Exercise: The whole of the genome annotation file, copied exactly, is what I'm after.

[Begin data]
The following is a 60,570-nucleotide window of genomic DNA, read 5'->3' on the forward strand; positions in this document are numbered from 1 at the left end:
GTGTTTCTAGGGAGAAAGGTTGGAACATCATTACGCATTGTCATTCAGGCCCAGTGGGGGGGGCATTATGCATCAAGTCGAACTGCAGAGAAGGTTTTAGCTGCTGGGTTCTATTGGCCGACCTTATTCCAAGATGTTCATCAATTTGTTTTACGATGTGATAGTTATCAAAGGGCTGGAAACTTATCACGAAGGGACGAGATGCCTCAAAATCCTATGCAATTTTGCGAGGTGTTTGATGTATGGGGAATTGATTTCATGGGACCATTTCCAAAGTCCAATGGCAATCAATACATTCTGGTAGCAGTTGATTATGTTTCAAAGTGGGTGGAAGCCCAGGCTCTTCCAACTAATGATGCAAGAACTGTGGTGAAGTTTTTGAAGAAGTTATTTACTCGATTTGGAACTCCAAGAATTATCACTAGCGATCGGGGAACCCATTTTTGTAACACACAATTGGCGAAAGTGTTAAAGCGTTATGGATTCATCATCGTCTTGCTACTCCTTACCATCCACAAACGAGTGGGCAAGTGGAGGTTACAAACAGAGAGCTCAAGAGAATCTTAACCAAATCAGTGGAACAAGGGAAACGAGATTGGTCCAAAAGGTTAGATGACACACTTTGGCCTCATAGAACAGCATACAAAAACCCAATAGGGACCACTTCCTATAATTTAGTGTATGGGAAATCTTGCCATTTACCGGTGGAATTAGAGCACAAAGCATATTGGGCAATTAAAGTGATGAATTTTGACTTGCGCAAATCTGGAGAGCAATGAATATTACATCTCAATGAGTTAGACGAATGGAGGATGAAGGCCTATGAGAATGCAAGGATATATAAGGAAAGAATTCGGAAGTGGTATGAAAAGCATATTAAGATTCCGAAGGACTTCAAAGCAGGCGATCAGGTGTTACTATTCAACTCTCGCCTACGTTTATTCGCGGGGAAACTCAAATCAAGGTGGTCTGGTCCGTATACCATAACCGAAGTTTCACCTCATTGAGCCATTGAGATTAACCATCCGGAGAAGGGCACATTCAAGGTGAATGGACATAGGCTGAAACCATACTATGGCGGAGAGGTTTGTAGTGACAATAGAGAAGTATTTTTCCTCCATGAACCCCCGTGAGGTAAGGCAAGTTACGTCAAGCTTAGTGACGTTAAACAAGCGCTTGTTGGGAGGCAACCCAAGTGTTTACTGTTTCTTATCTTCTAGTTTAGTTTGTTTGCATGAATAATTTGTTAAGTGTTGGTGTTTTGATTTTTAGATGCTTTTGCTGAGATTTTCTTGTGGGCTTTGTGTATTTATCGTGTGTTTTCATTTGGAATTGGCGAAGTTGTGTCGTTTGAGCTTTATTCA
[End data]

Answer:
The following is a 60,570-nucleotide window of genomic DNA, read 5'->3' on the forward strand; positions in this document are numbered from 1 at the left end:
GTGTTTCTAGGGAGAAAGGTTGGAACATCATTACGCATTGTCATTCAGGCCCAGTGGGGGGGGCATTATGCATCAAGTCGAACTGCAGAGAAGGTTTTAGCTGCTGGGTTCTATTGGCCGACCTTATTCCAAGATGTTCATCAATTTGTTTTACGATGTGATAGTTATCAAAGGGCTGGAAACTTATCACGAAGGGACGAGATGCCTCAAAATCCTATGCAATTTTGCGAGGTGTTTGATGTATGGGGAATTGATTTCATGGGACCATTTCCAAAGTCCAATGGCAATCAATACATTCTGGTAGCAGTTGATTATGTTTCAAAGTGGGTGGAAGCCCAGGCTCTTCCAACTAATGATGCAAGAACTGTGGTGAAGTTTTTGAAGAAGTTATTTACTCGATTTGGAACTCCAAGAATTATCACTAGCGATCGGGGAACCCATTTTTGTAACACACAATTGGCGAAAGTGTTAAAGCGTTATGGATTCATCATCGTCTTGCTACTCCTTACCATCCACAAACGAGTGGGCAAGTGGAGGTTACAAACAGAGAGCTCAAGAGAATCTTAACCAAATCAGTGGAACAAGGGAAACGAGATTGGTCCAAAAGGTTAGATGACACACTTTGGCCTCATAGAACAGCATACAAAAACCCAATAGGGACCACTTCCTATAATTTAGTGTATGGGAAATCTTGCCATTTACCGGTGGAATTAGAGCACAAAGCATATTGGGCAATTAAAGTGATGAATTTTGACTTGCGCAAATCTGGAGAGCAATGAATATTACATCTCAATGAGTTAGACGAATGGAGGATGAAGGCCTATGAGAATGCAAGGATATATAAGGAAAGAATTCGGAAGTGGTATGAAAAGCATATTAAGATTCCGAAGGACTTCAAAGCAGGCGATCAGGTGTTACTATTCAACTCTCGCCTACGTTTATTCGCGGGGAAACTCAAATCAAGGTGGTCTGGTCCGTATACCATAACCGAAGTTTCACCTCATTGAGCCATTGAGATTAACCATCCGGAGAAGGGCACATTCAAGGTGAATGGACATAGGCTGAAACCATACTATGGCGGAGAGGTTTGTAGTGACAATAGAGAAGTATTTTTCCTCCATGAACCCCCGTGAGGTAAGGCAAGTTACGTCAAGCTTAGTGACGTTAAACAAGCGCTTGTTGGGAGGCAACCCAAGTGTTTACTGTTTCTTATCTTCTAGTTTAGTTTGTTTGCATGAATAATTTGTTAAGTGTTGGTGTTTTGATTTTTAGATGCTTTTGCTGAGATTTTCTTGTGGGCTTTGTGTATTTATCGTGTGTTTTCATTTGGAATTGGCGAAGTTGTGTCGTTTGAGCTTTATTCA